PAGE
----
CX-5461, a synthetically derived small molecule, is supplied as a lyophilized drug with intravenous (IV) administration.
Synthetic lethality (SL) is a concept in which cell death is induced by the combination of two non-lethal mutations, while mutation alone is not sufficient to affect cell survival. Recently, SL has been proposed as a novel anticancer strategy that is promising to be highly selective. If a cancer-specific mutation combined with a drug-induced mutation have SL interactions, it will selectively kill cancer cells but not normal cells.
For example, tumors with DNA repair defects, such as those arising from patients with BRCA mutations, were found to be more sensitive to PARP inhibition due to synthetic lethality. The BRCA genes encode large proteins with complex functions in DNA repair and cell cycle checkpoint control. Since BRCA mutated tumors cannot utilize homologous recombination (HR) to repair double-strand breaks, exposing these cells to a PARP inhibitor, which shuts down the base excision repair (BER) rescue pathway, will lead to the accumulation of DNA damage, genomic instability and cell death.
CX-5461 is a G4-stabilizing compound and able to stabilize the folded conformation and lead to replication fork stalling and unreplicated chromosomal areas, while acting in concert with HR pathway deficiency, such as BRCA1/2 mutations, which stalls replication forks undergo DNA breaks and thus causes cancer cell death. Accordingly, stabilization of G4 at the replication fork, it can result in substantial genomic instability and DNA breaks. In homologous recombination deficiency (HRD) tumors, the cells’ deficiency in self-repairing means these cancers carry a high load of DNA mutations and are genomically unstable. CX-5461 in combination with HRD tumors may be exploited through a synthetic lethality approach for the application of anticancer therapy targeting DNA repair defects in HRD tumors.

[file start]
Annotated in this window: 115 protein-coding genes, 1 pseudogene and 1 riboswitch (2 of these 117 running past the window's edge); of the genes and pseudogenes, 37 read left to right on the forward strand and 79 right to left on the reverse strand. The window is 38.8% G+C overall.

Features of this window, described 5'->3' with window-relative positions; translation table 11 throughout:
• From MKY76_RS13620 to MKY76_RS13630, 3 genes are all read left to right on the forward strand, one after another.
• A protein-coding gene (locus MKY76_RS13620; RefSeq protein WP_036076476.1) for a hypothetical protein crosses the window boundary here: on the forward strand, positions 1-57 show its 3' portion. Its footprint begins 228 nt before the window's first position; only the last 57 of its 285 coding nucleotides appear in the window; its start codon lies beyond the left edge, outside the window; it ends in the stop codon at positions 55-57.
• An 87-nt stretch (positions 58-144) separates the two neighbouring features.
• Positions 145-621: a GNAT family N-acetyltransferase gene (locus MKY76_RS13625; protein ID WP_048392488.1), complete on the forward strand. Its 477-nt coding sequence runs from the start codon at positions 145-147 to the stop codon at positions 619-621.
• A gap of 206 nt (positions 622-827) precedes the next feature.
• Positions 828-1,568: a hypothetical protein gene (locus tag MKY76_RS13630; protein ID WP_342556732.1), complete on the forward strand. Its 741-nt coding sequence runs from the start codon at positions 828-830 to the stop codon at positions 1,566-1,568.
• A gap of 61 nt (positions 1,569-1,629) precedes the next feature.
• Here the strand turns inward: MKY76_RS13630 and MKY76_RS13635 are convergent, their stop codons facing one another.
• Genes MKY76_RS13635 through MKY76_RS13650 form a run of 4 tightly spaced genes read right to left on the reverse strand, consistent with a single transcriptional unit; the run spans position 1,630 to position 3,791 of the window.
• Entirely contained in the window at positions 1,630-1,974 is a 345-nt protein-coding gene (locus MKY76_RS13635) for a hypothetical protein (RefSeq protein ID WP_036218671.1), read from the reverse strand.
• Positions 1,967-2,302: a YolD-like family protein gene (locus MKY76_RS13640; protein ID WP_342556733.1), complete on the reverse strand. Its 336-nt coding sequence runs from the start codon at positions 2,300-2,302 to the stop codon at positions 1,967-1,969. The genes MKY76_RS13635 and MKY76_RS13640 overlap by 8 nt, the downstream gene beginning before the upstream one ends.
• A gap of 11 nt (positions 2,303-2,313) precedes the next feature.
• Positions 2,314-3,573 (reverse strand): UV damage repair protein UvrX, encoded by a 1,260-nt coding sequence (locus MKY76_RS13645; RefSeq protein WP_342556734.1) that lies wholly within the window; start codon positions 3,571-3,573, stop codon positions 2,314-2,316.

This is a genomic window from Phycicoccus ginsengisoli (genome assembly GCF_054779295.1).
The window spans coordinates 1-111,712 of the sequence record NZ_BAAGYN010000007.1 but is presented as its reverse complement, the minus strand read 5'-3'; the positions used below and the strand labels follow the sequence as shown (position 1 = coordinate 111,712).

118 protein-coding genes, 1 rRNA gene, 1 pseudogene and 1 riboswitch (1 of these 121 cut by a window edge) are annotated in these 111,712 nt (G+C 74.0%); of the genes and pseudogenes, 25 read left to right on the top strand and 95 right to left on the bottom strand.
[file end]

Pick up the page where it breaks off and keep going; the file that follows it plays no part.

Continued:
Nucleic acids, which include DNA and RNA, are among the most important biological macromolecules and carry the genetic information within cells.
G-quadruplexes (G4) are four-stranded nucleic acid secondary structures that are over-represented in gene promoter regions and are viewed as emerging therapeutic targets in oncology. G4 sequences are highly prevalent in the human genome and are involved in DNA replication, gene expression and regulation, telomere/chromosome maintenance and genomic instability. When the G4 structure is stabilized by drug-like molecules, it may cause replication fork stalling, DNA breaks, and transcription–replication collisions, resulting in tumor cell death. Therefore, the development of novel stabilizers of G4 is an exciting anticancer approach in the potentially broad clinical applicability.
Synthetic lethality is defined as the combination of two non-lethal mutations that result in cell death. G-quadruplexes (G4) are higher-order DNA and RNA structures formed from guanine-rich sequences, and present in rapidly dividing cancer cells.
A. CX-5461 is a G4-stabilizing agent, which can stabilize the folded conformation and lead to replication fork stalling and unreplicated chromosomal areas. In turn, CX-5461 causes DNA breaks and triggers cellular DNA-repair mechanisms.
B. However, in cancer cells with defective homologous recombination (HR), such as BRCA1/2-deficient cells, double-strand breaks cannot be efficiently repaired due to the HR defect. This concept A+B is known as synthetic lethality.